Use in Commerce

Greetings. I’m trademark attorney Josh Gerben and I would like to talk about what does “use in commerce” means as it relates to a trademark application. In any trademark application process, the U.S. government asks a very important question, “Are the goods or services that the trademark represents being used in commerce?”

If you answer yes, and you are not meeting the legal requirements of use in commerce, you have just created a loophole by which any subsequent registration that you achieve could be cancelled at any time, because an incorrect or fraudulent statement was made in the application.

So let’s talk about what “use in commerce” means. It means that your goods or services that are identified in the application are available for sale, or are being offered. If you’re offering an informational-based website, clearly there are not any sales. It’s just that it’s out there and being offered, and being consumed by individuals or people that are not family and friends.

Most of the time, this has to cross state lines. So it can’t just be your next door neighbor. It has to be someone in a different state. There is something called the Interstate Commerce Clause that gives Congress the ability to regulate interstate commerce, and that’s how we get federal trademarks. So it’s just important that the commerce cross state lines.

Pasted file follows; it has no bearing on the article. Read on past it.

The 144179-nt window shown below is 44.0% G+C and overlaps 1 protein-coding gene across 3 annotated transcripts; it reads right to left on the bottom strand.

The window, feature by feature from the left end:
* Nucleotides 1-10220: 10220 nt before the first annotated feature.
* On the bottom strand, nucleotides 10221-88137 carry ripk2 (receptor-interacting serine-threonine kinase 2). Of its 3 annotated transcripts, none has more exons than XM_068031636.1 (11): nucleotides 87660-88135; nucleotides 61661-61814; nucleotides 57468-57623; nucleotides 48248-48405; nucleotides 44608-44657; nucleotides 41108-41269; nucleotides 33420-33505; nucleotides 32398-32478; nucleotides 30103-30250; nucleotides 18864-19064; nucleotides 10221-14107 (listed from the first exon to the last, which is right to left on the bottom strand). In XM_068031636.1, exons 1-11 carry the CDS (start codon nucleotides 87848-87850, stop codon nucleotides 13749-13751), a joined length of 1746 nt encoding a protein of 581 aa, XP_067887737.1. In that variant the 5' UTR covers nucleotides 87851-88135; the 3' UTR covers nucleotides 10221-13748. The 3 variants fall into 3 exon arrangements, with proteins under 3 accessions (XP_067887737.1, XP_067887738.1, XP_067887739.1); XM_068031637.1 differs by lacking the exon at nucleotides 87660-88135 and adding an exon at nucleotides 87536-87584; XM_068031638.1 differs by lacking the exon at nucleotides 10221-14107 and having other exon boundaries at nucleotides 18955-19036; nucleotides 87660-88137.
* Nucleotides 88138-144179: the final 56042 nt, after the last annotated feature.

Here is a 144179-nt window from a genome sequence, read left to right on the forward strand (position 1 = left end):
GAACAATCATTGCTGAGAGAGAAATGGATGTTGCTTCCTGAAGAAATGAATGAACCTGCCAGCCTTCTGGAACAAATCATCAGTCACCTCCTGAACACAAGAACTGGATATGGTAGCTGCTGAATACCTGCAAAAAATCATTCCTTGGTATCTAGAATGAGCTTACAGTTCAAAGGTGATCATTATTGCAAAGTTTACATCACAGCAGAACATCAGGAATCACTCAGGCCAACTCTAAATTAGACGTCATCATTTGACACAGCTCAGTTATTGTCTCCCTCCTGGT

So the reason this is so important is because a lot of people think that registering a domain name, registering a company name, or just putting up a splash page (a coming soon thing on your website) is enough to meet the use in commerce requirement, and it is not. Again, this is so important because if you do say you’re using the trademark in commerce, but you are not, then you have made a fraudulent statement in your application and it can be cancelled.

Any registration you get can be cancelled. You can get the certificate – it can be taken away. One of the reasons I find that clients like to say “yes”, they’re using the trademark in commerce is because it avoids a filing at the end of the process. If you file the trademark application and say that you are only intending to use the trademark, then what happens is, once the government reviews your application, they will come back, and require that you now prove that you are using the trademark in commerce.

That filing, if you’re working with my firm, costs a flat legal fee of $350 to make, and $100 per class government filing fee. So it adds some fees on the back end of the process. The reason the government allows you to submit the trademark before you begin using the goods or services is because you should have the ability to reserve the name.

I hope this helps clarify some of the process. If you have any other questions, please feel free to give me a call.

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